They later used the rotating room for Johnny Depp’s death, but the weight from the fake blood caused the room to spin uncontrollably. By the end, much of the blood had exited out and fallen onto the crewmembers who had been rotating the room, but this was a one-shot deal. Luckily for them, the footage they got looked even cooler than they imagined.
9. Freddy was originally supposed to be a child molester
In the 2010 remake, they made it far more explicit that in life Freddy was a child molester. Though not necessarily a popular story decision, it’s actually more in keeping with Craven’s original concept. The only reason he backed away from it was a series of child molestation cases erupted in California during development and production of Nightmare on Elm Street, and he didn’t want to be seen as insensitive or exploitative.
10. That was Bob Shaye’s sister playing the English teacher
We probably all know Lin Shaye now for her roles in the Farrelly Brothers movies Dumb and Dumber, Kingpin, and There’s Something About Mary, or for her more recent turn in Insidious. However, there she was back in 1984 playing an unnamed teacher in Nightmare on Elm Street.
Other notable bit players in the film include Wes Craven’s ex-wife as a nurse, Charles Fleischer (aka, the future voice of Roger the Rabbit) as a doctor and Daryl Hannah’s brother as the student reading in front of the class when Nancy has the dream about Tina in a bodybag.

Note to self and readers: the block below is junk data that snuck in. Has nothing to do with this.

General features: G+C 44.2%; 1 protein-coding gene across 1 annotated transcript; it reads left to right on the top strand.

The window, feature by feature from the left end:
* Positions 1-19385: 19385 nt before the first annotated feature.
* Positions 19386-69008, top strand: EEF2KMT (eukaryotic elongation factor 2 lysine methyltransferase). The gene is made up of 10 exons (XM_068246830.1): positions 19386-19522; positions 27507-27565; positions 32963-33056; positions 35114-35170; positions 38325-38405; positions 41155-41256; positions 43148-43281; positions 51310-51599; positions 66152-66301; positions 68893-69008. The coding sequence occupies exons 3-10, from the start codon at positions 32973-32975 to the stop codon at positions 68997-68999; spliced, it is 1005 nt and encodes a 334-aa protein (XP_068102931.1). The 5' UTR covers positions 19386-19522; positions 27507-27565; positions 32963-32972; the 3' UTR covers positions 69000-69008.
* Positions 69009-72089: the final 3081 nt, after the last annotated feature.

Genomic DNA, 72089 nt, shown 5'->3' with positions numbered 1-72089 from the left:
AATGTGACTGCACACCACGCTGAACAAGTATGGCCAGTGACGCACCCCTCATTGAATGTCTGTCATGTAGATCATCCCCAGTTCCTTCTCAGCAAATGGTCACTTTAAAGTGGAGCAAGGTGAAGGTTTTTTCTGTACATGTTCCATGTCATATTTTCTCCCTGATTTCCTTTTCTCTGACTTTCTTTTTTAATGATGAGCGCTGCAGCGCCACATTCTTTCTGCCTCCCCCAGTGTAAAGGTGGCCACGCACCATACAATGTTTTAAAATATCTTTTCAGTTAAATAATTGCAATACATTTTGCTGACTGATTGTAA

11. They ran out of money two weeks before production was supposed to start
New Line got its start when Bob Shaye used his copyright law knowledge to swoop up Reefer Madness and distribute it to college campuses throughout the ’70s. By the time Nightmare on Elm Street arrived, New Line’s business model was still built around distributing cult and foreign films other people had made. They had only produced three of their own movies to that point, none of which turned into hits. So, as you’d expect from an independent film company they were constantly struggling for money, and they were far from Craven’s first choice. However, as is so often the case with classic movies everyone else in town turned him down. Bob Shaye and New Line were the only people who believed in him and saw the potential in his Elm Street script. They just didn’t have the money to produce it.
As John Burrows, Nightmare‘s production manager, told Never Sleep Again, “[Bob] raised the money, basically, I’m sure, from his own money and from friends and family. Then he was looking for the major investor. Smart Egg was going to advance him a million dollars for the picture. A week later he called him and told me they dropped out.”